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We’ll keep track of the day’s smaller arbitration deals in this post, with all projections mentioned referring to those of MLBTR contributor Matt Swartz. Here’s the latest…
- Kristie Rieken of the Associated Press tweets that the Astros have avoided arbitration with Chris Carter, settling on a one-year, $4.175MM pact. Carter, 28, cut back on his strikeout rate to an extent in 2014 (it still checked in at 31.8 percent), but the real improvement came in terms of his power production. The slugger finished with 37 home runs, trailing only Nelson Cruz and tying him with Giancarlo Stanton for second in the Majors in long balls. His elite power served him well, as Swartz’s projection model had him ticketed for $3.5MM.
- In addition to avoiding arb with Drew Stubbs (link) and Tyler Chatwood (who inked a two-year deal), the Rockies have also avoided arb with right-hander Jordan Lyles, tweets Jon Heyman of CBS Sports. Lyles will earn a salary of $2.475MM in 2015, per Heyman. A client of Palmetto Sports Group, Lyles enjoyed a nice season with the Rockies that was shortened, to an extent, by a fractured broken left hand (his non-throwing hand). Still, the 24-year-old worked 126 1/3 innings, posting a career-best 4.33 ERA with 6.4 K/9, 3.3 BB/9 and an excellent 51.7 percent ground-ball rate. Lyles’ performance prior to the injury — 3.52 ERA, 3.76 xFIP — was markedly better than his post-injury performance, though the discrepancy between his post-injury ERA (5.31) and xFIP (4.23) indicates that there could be further improvement. He had been projected to receive $2.5MM.
- The Yankees have announced a deal to avoid arbitration with righty Ivan Nova. He will earn $3.3MM, per a tweet from the New York Post’s Joel Sherman. That sum also matches Nova’s salary from 2014, unsurprisingly, as he missed most of the season due to Tommy John surgery after struggling out of the gate. Nova, who just turned 28, had a highly productive 2013 campaign (3.10 ERA in 139 1/3 frames). Though he posted significant innings totals in prior years, he had never put together a season like that in terms of both results and peripherals (3.47 FIP). All said, it was an easy call for New York to roll the dice on Nova’s rehabilitation.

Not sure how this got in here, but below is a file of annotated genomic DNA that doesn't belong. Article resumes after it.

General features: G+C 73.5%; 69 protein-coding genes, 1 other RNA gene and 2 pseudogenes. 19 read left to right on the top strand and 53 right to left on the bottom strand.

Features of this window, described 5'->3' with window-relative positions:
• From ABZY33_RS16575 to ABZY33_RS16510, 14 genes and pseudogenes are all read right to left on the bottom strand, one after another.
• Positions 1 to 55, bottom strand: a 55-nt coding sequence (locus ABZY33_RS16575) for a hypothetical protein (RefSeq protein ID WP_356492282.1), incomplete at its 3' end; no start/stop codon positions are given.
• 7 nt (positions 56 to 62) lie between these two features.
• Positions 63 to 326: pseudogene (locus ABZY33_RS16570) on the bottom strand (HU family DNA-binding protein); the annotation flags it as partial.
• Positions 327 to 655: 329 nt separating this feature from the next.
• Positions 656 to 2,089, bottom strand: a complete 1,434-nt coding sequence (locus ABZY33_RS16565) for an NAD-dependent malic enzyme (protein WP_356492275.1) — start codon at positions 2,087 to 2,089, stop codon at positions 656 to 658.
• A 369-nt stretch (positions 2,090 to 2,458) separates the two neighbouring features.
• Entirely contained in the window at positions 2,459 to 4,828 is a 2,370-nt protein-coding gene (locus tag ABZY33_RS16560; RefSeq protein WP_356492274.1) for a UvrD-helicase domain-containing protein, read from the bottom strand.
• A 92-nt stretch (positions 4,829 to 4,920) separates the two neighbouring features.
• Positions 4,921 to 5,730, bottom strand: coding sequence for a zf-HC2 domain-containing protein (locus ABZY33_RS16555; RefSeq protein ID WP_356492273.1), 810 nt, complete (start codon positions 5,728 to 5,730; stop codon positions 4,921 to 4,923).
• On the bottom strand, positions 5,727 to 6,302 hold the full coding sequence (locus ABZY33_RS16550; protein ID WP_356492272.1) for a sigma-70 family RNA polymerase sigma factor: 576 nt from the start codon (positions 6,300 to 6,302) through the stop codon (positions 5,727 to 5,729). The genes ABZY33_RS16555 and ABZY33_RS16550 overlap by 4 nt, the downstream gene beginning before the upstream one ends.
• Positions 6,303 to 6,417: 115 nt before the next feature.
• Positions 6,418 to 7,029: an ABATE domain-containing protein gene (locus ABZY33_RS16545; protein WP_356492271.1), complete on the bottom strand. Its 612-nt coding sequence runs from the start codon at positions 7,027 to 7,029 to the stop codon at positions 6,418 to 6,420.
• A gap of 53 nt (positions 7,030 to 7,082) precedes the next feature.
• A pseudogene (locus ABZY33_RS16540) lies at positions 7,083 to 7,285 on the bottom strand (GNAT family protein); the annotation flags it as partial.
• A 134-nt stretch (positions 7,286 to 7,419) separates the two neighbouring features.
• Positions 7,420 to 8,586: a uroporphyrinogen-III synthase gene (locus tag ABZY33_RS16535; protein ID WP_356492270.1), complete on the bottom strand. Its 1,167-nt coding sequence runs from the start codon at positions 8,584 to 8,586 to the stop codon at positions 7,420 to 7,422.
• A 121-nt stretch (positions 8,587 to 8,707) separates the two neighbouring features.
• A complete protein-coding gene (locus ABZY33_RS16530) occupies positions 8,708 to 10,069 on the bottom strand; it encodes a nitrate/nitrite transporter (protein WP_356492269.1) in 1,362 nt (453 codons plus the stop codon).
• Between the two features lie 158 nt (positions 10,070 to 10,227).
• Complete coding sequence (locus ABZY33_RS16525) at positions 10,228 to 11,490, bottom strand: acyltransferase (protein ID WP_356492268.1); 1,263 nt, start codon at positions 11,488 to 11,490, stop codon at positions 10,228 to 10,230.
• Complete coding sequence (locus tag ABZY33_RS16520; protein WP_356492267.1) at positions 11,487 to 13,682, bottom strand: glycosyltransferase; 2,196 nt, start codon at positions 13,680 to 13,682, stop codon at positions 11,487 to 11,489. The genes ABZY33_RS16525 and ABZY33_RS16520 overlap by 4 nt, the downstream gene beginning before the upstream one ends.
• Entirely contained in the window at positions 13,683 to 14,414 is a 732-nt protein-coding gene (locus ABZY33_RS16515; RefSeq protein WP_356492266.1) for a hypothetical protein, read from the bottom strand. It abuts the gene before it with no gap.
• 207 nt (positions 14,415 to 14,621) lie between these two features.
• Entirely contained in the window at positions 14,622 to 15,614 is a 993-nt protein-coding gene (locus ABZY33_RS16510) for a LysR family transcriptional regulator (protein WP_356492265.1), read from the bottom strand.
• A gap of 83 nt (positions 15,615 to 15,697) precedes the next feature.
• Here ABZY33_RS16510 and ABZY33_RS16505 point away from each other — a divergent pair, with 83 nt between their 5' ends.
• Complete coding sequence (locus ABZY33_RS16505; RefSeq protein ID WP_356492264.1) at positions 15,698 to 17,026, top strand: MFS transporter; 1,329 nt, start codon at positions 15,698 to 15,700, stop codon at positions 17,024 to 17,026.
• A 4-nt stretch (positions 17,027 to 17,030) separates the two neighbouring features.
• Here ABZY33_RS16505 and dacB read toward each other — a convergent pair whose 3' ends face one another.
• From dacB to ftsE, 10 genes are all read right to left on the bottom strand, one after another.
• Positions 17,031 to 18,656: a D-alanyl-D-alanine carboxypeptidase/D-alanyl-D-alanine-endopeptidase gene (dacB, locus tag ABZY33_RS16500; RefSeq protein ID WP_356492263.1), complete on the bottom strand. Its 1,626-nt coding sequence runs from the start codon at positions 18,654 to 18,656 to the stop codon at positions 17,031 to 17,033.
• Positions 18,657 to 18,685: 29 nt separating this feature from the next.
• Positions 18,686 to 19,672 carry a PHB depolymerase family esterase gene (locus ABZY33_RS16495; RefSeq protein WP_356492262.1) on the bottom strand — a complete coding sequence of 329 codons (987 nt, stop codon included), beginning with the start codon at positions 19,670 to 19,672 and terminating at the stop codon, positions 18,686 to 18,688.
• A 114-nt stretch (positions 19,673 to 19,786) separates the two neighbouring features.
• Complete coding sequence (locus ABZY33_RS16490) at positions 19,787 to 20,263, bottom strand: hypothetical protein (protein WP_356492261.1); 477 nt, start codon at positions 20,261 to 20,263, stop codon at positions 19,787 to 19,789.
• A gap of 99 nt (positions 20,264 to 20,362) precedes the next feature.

The Rockies and outfielder Drew Stubbs have avoided arbitration by agreeing to a one-year, $5.825MM contract, reports Ben Nicholson-Smith of Sportsnet (on Twitter). That salary is just $125K north of the $5.7MM figure projected by MLBTR contributor Matt Swartz.
Stubbs a client, of Lagardere Unlimited, enjoyed a strong overall year in his first season with the Rockies. The 30-year-old hit .289/.339/.482 with 15 homers, 20 steals and average defense in center field, making him a well-rounded player and resulting in roughly 2.5 wins above replacement.
Like nearly any player, Stubbs isn’t without his flaws. He posted a vastly higher OPS against left-handed pitching (.944) than right-handed pitching (.757), and the majority of his damage was done in the hitter-friendly confines of Denver’s Coors Field. At Coors, Stubbs slashed a hefty .356/.388/.611 with 12 of his 15 homers, but on the road he hit a sub-par .211/.288/.333.
This agreement brings to an end Stubbs’ final trip through the arbitration process, as he’ll be a free agent next offseason as he heads into his age-31 campaign. In spite of the significant platoon and home/road splits, another sound season would position him well on next year’s free agent market. Clubs in hitter-friendly parks of their own, in particular, could be drawn to his combination of defense, power and speed.
The Yankees have dealt for righty Chris Martin of the Rockies in exchange for cash considerations, Jack Curry of the YES Network reports on Twitter. Martin had been designated for assignment on the fifth of this month.